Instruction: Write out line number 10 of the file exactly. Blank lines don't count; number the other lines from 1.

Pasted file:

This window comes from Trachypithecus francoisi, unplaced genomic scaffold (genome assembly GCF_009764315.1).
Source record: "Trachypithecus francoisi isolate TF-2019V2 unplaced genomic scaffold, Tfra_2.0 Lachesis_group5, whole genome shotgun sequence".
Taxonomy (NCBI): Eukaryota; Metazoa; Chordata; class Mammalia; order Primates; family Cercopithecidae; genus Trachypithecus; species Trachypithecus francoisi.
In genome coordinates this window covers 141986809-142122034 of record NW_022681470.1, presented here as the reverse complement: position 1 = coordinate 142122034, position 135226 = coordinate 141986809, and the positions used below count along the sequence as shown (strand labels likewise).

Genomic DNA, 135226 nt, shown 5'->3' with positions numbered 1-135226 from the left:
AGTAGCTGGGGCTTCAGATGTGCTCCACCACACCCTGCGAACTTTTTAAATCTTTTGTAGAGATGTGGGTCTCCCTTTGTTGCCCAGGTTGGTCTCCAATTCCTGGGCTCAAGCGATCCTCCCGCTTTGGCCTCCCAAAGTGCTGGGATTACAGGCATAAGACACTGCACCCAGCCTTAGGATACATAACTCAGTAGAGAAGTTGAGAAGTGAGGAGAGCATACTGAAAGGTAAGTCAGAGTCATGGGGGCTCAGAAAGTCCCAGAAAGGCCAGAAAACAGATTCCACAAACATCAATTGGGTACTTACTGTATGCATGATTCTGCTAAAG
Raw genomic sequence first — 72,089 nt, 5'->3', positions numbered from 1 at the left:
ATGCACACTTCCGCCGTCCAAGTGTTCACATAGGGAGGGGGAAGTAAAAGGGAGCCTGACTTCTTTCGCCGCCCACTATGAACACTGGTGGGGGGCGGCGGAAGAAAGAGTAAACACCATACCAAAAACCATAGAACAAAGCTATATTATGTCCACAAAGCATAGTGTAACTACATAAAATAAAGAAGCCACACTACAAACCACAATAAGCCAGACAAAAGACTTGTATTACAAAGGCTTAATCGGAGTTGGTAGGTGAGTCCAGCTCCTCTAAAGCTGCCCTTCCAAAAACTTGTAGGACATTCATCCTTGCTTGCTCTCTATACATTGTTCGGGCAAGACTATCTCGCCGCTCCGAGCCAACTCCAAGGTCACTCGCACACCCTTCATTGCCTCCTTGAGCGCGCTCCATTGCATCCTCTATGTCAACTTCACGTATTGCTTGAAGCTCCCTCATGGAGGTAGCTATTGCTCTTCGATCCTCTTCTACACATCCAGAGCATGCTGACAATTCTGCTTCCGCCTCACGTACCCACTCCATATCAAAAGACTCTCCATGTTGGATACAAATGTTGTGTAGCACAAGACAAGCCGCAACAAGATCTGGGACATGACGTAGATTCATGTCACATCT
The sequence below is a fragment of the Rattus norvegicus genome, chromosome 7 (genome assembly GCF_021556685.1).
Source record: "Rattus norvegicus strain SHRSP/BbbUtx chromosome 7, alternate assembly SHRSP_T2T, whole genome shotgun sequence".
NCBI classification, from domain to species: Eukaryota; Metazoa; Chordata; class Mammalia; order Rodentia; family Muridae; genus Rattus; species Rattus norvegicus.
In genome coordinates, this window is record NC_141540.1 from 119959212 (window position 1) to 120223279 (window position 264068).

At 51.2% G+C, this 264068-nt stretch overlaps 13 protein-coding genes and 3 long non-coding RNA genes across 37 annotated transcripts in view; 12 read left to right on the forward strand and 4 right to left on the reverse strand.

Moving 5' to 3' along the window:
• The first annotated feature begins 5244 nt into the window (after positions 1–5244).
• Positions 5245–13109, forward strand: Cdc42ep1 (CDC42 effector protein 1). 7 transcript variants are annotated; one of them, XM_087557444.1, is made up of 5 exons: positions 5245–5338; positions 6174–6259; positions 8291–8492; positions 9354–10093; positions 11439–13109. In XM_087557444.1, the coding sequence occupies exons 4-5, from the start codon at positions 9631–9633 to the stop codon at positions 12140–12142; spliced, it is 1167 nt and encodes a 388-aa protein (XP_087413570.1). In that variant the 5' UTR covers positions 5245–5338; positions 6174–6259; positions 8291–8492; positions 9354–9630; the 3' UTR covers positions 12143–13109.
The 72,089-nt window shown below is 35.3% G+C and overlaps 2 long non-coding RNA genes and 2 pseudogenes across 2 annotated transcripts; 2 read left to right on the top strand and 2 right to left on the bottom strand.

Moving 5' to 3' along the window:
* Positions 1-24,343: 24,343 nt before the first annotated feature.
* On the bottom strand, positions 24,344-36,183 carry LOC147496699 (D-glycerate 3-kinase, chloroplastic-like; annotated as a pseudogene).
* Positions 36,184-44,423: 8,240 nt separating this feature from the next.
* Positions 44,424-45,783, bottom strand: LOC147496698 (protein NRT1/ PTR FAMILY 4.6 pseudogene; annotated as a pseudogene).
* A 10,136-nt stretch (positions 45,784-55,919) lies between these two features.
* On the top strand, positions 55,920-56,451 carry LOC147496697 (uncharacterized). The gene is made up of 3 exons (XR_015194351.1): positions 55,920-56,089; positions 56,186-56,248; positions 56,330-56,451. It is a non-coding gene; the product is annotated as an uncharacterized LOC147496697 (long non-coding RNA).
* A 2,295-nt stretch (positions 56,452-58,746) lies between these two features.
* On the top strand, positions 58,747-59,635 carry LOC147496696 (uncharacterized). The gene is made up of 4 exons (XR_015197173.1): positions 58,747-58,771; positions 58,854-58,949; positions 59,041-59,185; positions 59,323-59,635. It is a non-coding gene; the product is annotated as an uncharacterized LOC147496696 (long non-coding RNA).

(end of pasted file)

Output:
Source record: "Rattus norvegicus strain SHRSP/BbbUtx chromosome 7, alternate assembly SHRSP_T2T, whole genome shotgun sequence".